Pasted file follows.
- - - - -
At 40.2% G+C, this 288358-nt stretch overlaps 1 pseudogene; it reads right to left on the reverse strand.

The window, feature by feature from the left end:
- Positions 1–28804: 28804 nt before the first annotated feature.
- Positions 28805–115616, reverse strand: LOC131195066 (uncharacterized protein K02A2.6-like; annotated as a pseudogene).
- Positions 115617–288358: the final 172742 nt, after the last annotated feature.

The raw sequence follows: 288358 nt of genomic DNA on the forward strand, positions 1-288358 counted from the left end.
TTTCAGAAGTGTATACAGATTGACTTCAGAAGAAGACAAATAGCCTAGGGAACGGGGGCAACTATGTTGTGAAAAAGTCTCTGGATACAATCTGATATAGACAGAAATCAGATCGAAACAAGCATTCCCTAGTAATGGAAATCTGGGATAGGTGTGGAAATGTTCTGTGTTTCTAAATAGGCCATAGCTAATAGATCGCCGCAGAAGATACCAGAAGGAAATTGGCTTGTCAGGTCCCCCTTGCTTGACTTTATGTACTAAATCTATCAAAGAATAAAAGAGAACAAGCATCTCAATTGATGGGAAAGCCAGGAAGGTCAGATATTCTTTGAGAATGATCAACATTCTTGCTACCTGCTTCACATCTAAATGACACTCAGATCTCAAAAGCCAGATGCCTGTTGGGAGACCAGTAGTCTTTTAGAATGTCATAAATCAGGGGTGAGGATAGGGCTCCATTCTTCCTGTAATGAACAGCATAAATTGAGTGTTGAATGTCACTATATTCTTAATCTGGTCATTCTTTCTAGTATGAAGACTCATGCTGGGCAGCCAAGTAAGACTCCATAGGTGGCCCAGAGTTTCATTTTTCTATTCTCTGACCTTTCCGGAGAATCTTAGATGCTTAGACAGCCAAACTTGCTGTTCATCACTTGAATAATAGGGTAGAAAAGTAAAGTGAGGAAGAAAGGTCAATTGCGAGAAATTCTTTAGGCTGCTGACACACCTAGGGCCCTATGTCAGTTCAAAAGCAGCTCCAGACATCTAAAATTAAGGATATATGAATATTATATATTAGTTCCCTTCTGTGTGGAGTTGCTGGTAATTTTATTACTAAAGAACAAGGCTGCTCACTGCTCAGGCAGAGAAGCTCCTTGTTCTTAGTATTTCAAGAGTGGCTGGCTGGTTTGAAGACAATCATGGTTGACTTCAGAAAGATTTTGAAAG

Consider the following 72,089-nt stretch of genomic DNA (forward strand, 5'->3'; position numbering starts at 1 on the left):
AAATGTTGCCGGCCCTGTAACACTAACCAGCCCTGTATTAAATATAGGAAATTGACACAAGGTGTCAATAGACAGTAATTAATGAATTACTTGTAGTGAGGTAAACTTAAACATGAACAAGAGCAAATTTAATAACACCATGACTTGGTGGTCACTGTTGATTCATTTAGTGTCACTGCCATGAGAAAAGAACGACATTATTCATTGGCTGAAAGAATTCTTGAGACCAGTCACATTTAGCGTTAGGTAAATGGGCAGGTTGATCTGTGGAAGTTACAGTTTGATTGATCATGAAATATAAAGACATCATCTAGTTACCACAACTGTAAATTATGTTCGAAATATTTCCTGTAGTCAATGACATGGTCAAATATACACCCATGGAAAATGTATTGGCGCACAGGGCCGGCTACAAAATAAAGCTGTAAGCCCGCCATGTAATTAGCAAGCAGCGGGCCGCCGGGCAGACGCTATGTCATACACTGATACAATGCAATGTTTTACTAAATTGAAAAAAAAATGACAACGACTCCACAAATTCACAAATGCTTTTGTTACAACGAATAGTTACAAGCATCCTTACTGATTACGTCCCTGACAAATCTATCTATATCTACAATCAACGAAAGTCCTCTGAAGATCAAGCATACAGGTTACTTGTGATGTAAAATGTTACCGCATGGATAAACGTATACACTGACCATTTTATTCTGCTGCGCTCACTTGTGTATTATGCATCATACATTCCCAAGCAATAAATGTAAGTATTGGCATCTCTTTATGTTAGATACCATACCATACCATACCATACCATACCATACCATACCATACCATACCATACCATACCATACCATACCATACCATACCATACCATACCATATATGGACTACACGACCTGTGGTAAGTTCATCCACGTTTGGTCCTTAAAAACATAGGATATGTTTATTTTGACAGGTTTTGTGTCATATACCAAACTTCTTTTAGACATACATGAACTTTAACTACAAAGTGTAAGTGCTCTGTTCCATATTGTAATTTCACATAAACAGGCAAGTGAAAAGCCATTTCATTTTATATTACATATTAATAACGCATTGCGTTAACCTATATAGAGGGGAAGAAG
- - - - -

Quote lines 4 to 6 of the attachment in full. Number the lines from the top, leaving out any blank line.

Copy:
- Positions 28805–115616, reverse strand: LOC131195066 (uncharacterized protein K02A2.6-like; annotated as a pseudogene).
- Positions 115617–288358: the final 172742 nt, after the last annotated feature.

The raw sequence follows: 288358 nt of genomic DNA on the forward strand, positions 1-288358 counted from the left end.